Installation, mixed media



3. June – 06. July Turner Sims Concert Hall

‘Flows’ explores Manuel Castells theory of the Space of Flows, proposed in The Rise of the Network Society (1996), which relates to network society and technologies role in a new type of space. Flows bring things and people into synchronous, real-time interrelationships made up purposeful, repetitive, programmable sequences of exchange and interaction. Therefore we can define flows as consisting of three elements – the medium through which things flow, the things that flow, and the nodes among which the flows circulate. ‘Flows’ interprets these three elements through vehicles, CO2 emission ratings data and the A354’s ANPR cameras.

‘Flows’ scans registration plates in real-time across the six camera sites on the A354 between Dorchester and Weymouth. As vehicles pass the cameras a vehicle lookup enquiry is made to ascertain data on their CO2 emission rating, which is then used to drive Arduino controlled air turbines, generating movement in six particle filled acrylic tubes. As the total amount of CO2 emitted ebbs and flows, the air rate is increased and decreased in correlation, changing the velocity of the particles, and at the same time the tubes are flooded with light corresponding to the now ubiquitous environmental ratings charts. In this way, the viewer gains a material insight into the immaterial flow of CO2 between Dorchester and Weymouth at any given moment in time.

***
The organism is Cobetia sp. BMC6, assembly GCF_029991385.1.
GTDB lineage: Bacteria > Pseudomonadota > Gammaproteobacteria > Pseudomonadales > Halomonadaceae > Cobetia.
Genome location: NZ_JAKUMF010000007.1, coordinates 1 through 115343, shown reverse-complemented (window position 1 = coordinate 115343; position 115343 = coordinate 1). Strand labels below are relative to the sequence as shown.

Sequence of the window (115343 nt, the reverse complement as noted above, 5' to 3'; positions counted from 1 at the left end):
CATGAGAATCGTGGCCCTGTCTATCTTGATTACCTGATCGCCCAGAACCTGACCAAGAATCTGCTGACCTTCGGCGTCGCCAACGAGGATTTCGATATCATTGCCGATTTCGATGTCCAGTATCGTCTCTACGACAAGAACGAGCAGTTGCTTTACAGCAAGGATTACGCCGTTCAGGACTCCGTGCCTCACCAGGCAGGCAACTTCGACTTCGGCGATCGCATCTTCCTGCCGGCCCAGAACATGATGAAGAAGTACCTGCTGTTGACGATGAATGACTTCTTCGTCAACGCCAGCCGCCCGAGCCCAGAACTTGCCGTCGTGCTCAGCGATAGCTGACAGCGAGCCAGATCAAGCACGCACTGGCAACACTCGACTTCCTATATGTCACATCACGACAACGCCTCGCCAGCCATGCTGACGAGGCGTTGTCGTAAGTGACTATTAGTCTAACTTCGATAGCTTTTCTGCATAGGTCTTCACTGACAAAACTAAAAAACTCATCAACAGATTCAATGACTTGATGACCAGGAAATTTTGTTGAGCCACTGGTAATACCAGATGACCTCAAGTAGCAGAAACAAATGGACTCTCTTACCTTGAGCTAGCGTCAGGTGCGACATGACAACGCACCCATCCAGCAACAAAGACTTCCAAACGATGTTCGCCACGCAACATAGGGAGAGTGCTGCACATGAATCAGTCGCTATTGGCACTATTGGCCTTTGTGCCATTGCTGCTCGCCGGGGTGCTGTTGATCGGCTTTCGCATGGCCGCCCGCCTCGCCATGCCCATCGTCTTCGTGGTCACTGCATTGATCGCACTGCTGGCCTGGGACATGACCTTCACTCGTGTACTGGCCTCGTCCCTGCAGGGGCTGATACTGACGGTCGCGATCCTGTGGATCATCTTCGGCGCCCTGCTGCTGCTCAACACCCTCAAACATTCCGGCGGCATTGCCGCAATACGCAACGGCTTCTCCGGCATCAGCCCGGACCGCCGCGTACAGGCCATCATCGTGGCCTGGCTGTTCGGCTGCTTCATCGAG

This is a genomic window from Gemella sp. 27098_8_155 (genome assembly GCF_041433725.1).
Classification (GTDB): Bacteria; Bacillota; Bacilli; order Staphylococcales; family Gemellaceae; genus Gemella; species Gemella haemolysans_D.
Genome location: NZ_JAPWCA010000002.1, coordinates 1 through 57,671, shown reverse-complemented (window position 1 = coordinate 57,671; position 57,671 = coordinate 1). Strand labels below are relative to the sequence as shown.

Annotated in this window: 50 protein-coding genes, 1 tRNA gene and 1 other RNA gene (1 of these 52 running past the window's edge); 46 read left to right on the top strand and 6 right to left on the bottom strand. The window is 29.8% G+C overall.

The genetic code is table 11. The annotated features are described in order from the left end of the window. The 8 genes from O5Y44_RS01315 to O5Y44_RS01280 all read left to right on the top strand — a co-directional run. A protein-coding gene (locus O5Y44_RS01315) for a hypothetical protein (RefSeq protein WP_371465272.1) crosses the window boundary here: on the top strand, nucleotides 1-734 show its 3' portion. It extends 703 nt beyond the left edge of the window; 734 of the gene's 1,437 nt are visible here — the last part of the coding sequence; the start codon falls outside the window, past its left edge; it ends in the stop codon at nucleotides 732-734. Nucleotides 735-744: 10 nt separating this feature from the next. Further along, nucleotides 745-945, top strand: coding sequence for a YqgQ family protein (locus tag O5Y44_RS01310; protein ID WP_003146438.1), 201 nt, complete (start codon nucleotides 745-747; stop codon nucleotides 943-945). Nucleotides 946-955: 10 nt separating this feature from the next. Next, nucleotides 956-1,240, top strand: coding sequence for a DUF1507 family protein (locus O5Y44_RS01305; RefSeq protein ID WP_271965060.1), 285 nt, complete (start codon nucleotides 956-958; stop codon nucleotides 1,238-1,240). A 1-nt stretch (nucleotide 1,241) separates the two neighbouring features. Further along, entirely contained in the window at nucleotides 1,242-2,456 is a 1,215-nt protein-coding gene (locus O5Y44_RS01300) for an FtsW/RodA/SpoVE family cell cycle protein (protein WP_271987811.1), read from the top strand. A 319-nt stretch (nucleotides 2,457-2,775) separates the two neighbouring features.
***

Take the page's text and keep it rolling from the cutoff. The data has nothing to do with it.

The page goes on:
Thanks to Mark Kobine, Centre of Design Informatics and Simon Box, University of Southmapton.

Credit Mark Kobine


Duncan Shingleton is a PhD candidate and digital artist based at Edinburgh College of Art, University of Edinburgh. His research is based in the emerging phenomenon known as the Internet of Things (IOT) refers to the technical and cultural shift anticipated as society moves towards a ubiquitous form of computing that facilitates the connection of everyday objects and devices to all kinds of networks. The Internet of Things creates a link between concrete objects and abstract data, producing a hybrid of physical and electronic spaces that enables communication and interaction between people and things, and things themselves. It is an all-encompassing framework to reflect on and design towards more digital connectivity, a system that is local and global, accessible in real-time from any location. His research and practice explores theory relating to the attachment of data to objects, and the resulting the role these objects might have in our networks.